NFL Draft Profile: Anthony Nelson

Anthony Nelson’s production increased every year with the Hawkeyes. Now, he wants to continue that trend in the NFL.


Lily Smith

Iowa’s Anthony Nelson sacks NIU quarterback Marcus Childers during the Iowa/NIU football game at Kinnick Stadium on Saturday, September 1, 2018. The Hawkeyes lead the Huskies, 3-0, at halftime.

Pete Ruden, Sports Editor

Look at the Big Ten statistical leaders from the 2017 season, and under “sacks,” Iowa fans will see something familiar: Anthony Nelson, 8.

Check the 2018 stats now, and something similar happens toward the top of the list: Anthony Nelson, 10.

Two years in a row, Nelson ranked in the top five of the Big Ten, registering 18 sacks in his final two seasons with the Hawkeyes. It’s safe to say he impressed people in his two years as a starter.

In his redshirt freshman season, he played in 13 games and started one in 2018, posting 6 sacks.

Now, he’s looking to take those talents to the NFL after foregoing his senior season to enter the 2019 draft.

“Just keep getting better — that’s all I can control at this point,” Nelson said. “I’ll be blessed to have the opportunity wherever I end up, but I’m just trying to make sure that when I get there, I’m going to make a difference.”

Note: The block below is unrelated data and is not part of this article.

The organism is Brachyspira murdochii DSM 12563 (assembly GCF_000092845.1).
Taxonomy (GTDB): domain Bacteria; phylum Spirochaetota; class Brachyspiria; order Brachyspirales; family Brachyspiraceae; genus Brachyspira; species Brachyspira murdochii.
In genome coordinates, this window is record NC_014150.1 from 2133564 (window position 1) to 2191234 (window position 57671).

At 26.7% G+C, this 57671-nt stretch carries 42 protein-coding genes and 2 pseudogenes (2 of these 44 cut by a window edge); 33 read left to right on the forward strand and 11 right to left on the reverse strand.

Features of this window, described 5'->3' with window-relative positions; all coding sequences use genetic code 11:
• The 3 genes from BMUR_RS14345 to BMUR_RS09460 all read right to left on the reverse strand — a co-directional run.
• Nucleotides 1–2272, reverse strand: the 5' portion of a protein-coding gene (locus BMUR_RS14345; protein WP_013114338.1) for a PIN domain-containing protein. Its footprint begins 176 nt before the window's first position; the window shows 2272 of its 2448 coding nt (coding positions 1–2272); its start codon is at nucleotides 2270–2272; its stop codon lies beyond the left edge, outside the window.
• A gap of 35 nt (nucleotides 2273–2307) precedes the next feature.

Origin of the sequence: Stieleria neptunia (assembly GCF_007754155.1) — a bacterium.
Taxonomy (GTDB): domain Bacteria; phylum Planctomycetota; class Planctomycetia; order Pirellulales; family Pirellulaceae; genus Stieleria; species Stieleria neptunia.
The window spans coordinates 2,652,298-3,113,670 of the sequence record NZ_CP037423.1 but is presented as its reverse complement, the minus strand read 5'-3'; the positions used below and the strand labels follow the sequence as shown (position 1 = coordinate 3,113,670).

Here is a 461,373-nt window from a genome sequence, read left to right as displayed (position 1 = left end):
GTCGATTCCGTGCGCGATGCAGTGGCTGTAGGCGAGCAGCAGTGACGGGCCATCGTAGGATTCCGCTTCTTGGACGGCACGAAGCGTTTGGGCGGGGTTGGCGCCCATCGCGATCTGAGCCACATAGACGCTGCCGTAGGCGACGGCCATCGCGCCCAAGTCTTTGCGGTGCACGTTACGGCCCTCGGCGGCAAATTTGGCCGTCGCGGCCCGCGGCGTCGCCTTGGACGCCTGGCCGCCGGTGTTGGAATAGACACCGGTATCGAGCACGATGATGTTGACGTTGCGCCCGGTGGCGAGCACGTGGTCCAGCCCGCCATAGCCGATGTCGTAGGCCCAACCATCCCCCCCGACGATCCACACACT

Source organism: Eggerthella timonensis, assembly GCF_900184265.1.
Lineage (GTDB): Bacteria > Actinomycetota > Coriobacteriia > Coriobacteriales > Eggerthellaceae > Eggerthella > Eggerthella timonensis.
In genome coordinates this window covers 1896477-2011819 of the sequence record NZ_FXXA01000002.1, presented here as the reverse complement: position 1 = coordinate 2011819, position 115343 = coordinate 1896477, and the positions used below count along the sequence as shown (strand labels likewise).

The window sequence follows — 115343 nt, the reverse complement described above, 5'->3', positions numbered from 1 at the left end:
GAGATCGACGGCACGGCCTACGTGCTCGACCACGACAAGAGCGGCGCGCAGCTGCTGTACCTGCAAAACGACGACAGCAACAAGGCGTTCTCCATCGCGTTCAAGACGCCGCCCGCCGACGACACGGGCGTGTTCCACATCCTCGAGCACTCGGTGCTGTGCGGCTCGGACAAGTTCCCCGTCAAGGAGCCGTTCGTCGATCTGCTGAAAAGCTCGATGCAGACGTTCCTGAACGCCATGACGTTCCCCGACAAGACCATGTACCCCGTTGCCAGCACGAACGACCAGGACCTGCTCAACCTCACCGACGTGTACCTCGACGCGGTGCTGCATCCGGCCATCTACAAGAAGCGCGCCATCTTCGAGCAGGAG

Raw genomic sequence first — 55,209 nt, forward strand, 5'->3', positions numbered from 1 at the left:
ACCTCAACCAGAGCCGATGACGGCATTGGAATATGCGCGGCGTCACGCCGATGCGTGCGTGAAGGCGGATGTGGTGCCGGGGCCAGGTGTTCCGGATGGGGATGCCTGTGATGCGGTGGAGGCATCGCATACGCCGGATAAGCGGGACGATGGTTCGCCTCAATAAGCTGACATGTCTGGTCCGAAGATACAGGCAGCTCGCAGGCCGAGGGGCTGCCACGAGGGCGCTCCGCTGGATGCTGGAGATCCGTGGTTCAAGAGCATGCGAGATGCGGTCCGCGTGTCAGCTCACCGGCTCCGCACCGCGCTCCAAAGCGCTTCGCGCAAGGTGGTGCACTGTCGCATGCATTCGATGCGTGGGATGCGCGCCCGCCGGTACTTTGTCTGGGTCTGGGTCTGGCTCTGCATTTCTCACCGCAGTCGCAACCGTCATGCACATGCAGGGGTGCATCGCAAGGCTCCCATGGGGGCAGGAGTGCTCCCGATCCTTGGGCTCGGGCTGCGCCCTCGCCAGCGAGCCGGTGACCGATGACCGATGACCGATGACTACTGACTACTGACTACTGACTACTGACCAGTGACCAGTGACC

Standing 6-7, Nelson possesses potentially game-changing length with the ability to knock down passes at the line. He defended 6 passes in his three-year career, 4 in 2017.

That length, combined 9 his quick release from his stance, also helps him drive offensive linemen back.

RELATED: Hawkeye football focuses on air attack

“Power is the name of the game for Nelson, who is a classic bull rusher, extending his long arms into blocks and grinding with his leg drive,” the Athletic’s Dane Brugler wrote in his 2019 NFL Draft guide. “… Overall, Nelson is a tightly wound, predictable pass rusher, but he has the length, competitive makeup, and raw power to soften the edge, projecting as a base end in a four-man front who can reduce inside on passing downs.”

Brugler and’s Lance Zierlein also noted Nelson’s deficiencies when it comes to his pass-rush plan. Nelson showed his affinity for bull rushing during his time with the Hawkeyes but didn’t display the arsenal that some other prospects have.

“He flashes, but he didn’t play against top-level right tackles, and some of his tape is just bland against average guys,” an unnamed director of scouting for an NFC team told “I need to see it more from him.”

While he may not have a lot of moves when rushing, his length makes an appearance once again, because he is able to distance himself from offensive linemen while making a run at the quarterback.

In addition to owning the size and power teams want, Nelson said he’s been pleased to show scouts his athleticism and his football IQ when it comes to defensive schemes.

He certainly showed his athletic prowess at the NFL Combine, ranking among the top defensive linemen in the 40-yard dash, broad jump, 3-cone drill, and 20-yard shuttle.

Combine that athleticism with Nelson’s ability to learn — he was a second-team Academic All-American in 2018 — and he makes an intriguing prospect.

“One thing is for sure, is that it’s been fun to meet a lot of NFL people, talk football, and I’m excited to continue to be a full-time football player,” Nelson said.